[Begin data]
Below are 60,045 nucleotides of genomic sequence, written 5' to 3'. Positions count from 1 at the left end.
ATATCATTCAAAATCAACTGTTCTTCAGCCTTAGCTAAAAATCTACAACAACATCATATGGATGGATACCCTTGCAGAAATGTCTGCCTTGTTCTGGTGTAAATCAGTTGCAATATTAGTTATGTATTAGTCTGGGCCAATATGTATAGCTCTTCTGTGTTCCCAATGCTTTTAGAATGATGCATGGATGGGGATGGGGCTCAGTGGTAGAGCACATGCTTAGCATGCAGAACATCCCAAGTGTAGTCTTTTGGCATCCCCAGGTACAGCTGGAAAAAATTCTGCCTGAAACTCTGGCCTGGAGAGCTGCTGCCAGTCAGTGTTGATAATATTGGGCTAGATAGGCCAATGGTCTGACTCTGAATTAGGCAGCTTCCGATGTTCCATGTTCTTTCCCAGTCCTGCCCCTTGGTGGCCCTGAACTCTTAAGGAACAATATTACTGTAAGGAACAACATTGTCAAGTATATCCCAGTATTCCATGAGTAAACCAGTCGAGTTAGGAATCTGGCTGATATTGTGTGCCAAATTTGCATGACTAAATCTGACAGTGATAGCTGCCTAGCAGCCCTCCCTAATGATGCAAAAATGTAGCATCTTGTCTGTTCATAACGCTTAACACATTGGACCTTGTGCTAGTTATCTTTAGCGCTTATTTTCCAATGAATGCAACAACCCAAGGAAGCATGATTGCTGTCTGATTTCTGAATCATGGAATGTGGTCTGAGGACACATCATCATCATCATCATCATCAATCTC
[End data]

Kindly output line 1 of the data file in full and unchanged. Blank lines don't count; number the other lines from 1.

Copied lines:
Below are 60,045 nucleotides of genomic sequence, written 5' to 3'. Positions count from 1 at the left end.